There are many ways to get passionate reactions out of hardcore book nerds. Tell us Twilight deserves a place in the pantheon of great vampire literature next to Stoker’s Dracula and Rice’s Interview with the Vampire. Ask us where we stand in the e-book vs. print book debate. Mention the ongoing Amazon-Hachette feud. Bring up any book-to-film adaptation, ever. It’s not a question of whether we’ll have opinions, but rather when we will stop beating you over the head with them with all the force of a hardcover edition of Les Miserables.
However, if you really want to whip a book-lover into a Tempest-like frenzy of emotions, all you need are four little words: “I don’t read books.”
I’ve heard those words, or similar variations (“I haven’t read a book since high school,” or, even more mind-blowing, “Reading is boring”) many times in my life, and without fail, they inspire within me a tangle of emotions that leaves me speechless, at least momentarily (which is no easy feat). I understand that not everyone can enjoy reading as thoroughly as I do (actually, that’s probably a good thing; if that were the case, I’m pretty sure nothing productive would ever be accomplished), but to genuinely dislike the act of reading? You may as well say you don’t like breathing or eating.
Conversations with fellow book-lovers reveal that we all tend to have the same reactions to these rare and mysterious creatures: What … How… Why…
It’s for their benefit, as well as the benefit of those who dare blaspheme our precious pastime with callow disregard, that I sat down to sift through the varying emotions book nerds experience when we hear those heartbreaking words: “I don’t read books.” The struggle is real.
You … don’t … read … books? You mean, like, you don’t read novels, but you read nonfiction and stuff like that, right? No? You just straight-up do not read words printed in ink on paper and bound between two covers.
I see your lips moving. I hear words coming out of your mouth. They sound like English, but I can’t comprehend them. You can read, but you choose not to.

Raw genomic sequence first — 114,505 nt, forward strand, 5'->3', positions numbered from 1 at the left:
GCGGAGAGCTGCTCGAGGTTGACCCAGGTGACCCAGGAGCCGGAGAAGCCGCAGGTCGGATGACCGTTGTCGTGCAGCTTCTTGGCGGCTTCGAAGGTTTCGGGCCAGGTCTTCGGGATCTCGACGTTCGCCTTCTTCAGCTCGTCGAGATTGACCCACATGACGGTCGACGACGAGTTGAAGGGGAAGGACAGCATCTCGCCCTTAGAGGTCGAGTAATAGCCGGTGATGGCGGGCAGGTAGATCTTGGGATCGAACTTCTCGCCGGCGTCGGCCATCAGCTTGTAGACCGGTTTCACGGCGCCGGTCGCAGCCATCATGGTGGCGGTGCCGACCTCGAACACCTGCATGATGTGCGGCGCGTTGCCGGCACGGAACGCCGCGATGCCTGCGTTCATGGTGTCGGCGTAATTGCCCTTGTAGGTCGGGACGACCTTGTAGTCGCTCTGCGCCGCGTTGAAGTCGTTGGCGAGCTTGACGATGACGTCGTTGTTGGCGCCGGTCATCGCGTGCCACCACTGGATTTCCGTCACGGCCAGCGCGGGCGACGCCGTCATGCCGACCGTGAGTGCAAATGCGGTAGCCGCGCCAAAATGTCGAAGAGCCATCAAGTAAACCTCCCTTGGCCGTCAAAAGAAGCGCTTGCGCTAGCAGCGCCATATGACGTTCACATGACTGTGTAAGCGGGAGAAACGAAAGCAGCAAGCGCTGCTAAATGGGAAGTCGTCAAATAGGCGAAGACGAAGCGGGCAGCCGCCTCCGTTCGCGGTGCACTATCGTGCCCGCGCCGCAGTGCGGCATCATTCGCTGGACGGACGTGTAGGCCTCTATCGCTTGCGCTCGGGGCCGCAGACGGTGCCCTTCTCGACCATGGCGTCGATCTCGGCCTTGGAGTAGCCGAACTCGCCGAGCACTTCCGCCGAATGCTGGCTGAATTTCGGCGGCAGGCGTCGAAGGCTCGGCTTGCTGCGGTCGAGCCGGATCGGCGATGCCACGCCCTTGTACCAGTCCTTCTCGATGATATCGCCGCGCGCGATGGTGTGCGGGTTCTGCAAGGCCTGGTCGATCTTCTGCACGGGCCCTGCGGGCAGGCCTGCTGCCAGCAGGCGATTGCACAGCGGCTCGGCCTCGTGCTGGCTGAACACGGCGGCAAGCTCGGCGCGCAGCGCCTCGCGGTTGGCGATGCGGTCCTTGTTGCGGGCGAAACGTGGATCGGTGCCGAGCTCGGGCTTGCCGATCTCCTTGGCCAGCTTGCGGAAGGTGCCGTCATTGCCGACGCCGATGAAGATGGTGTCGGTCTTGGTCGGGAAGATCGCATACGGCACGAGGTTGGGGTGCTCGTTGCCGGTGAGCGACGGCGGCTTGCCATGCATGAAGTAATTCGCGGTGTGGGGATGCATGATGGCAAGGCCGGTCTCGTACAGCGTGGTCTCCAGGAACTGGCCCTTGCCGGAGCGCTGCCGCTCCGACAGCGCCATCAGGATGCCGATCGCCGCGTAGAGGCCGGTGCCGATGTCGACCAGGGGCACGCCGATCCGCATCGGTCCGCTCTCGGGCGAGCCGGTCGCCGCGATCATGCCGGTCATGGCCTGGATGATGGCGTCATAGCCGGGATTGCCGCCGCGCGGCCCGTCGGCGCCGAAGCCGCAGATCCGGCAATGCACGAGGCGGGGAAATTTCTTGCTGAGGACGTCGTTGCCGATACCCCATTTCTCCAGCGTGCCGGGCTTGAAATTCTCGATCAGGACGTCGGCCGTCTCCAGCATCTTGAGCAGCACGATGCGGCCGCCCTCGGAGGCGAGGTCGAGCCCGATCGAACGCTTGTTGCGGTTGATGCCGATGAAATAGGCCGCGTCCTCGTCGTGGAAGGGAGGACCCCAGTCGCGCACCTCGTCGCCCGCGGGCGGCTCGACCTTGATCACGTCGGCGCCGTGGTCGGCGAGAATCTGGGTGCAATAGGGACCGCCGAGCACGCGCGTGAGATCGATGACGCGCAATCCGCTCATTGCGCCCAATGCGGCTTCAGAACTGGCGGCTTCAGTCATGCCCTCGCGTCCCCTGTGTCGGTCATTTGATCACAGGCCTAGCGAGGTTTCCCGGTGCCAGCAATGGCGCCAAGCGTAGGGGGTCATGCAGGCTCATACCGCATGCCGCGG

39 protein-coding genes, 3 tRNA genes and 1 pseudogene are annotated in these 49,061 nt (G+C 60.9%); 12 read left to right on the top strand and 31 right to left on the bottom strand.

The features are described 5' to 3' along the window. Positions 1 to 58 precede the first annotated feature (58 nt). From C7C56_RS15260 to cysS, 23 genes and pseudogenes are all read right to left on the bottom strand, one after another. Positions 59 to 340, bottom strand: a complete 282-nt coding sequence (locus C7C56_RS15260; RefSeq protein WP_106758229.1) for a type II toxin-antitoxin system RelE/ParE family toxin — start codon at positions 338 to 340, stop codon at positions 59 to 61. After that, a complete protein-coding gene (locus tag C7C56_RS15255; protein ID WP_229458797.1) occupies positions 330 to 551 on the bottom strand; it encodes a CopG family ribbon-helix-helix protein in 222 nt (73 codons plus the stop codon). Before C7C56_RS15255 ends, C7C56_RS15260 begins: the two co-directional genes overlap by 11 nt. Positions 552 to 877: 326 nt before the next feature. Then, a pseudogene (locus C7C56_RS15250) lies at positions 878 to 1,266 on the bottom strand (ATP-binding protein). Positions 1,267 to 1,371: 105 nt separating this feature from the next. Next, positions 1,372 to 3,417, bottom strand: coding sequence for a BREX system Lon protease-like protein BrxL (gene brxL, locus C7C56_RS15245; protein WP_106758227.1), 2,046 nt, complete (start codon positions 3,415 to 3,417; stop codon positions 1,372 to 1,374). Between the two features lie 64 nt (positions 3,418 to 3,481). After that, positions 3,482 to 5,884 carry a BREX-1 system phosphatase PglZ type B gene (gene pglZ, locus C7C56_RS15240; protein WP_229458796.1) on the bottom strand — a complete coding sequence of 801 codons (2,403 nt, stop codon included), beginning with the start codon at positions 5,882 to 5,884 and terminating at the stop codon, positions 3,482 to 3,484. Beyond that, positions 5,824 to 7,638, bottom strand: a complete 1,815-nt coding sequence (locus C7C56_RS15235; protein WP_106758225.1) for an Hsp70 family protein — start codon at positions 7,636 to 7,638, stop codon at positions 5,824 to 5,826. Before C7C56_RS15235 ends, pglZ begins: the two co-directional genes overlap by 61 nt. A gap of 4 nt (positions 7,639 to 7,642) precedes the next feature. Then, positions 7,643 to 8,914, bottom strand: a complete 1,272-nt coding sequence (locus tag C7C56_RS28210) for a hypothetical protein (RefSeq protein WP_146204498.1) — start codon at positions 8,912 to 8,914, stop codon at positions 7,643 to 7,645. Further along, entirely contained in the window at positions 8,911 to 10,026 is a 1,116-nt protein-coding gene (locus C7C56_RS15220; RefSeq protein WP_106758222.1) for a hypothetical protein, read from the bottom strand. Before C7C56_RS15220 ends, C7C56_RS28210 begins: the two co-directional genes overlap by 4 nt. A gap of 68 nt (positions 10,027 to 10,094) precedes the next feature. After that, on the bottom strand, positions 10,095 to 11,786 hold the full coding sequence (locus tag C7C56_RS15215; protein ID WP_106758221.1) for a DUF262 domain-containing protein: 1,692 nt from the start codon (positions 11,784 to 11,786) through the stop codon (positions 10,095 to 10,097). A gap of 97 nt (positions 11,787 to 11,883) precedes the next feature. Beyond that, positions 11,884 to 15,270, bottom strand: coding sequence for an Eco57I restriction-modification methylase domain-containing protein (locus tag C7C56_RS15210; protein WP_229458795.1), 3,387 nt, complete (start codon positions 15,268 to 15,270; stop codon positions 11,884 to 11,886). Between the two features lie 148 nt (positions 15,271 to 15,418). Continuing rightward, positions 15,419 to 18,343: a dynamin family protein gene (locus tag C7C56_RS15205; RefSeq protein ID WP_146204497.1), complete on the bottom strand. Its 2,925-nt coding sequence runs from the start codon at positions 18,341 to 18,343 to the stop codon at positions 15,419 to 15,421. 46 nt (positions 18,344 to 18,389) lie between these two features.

But why? Do you not have books? Do you need books? What did books do you to you to make you scorn them so? Did they take you out for a nice seafood dinner and then never call you again? What do you do instead of reading, sit around and stare at things? So. Many. Questions.
If I’ve known you for awhile and you reveal this, suddenly everything I thought I knew about you has been called into question. You’re lucky enough to be among the 86 percent of American adults who can read and you choose not to exercise that privilege?
This feeling can happen simultaneously with judgment. Do you even understand what you’re missing? Books let us travel to more locations than we could ever visit in a lifetime, as well as awesome places that don’t exist in the real world. They introduce us to amazing friends and give us kick-ass heroes to root for. They teach us, inspire us, evoke our emotions. But you’re depriving yourself of all that and it just makes me so, so sad.
It’s not that you don’t like to read, you just haven’t found the right book yet. What interests you? Humor? History? Sports? Dwarfs? Humorous historical dwarfs playing sports? I don’t care how many hours we have to spend in the library, I will make you love books. I will make you love them!
No? Really? You’re absolutely, definitely not interested in one of the most beloved pastimes of the last 600 years? *Sigh* I don’t understand it, but I guess it’s true that it takes all kinds of people to make the world. Don’t worry — I can love books enough for the both of us.
Image: Pedro Ribeiro Simoes/Flickr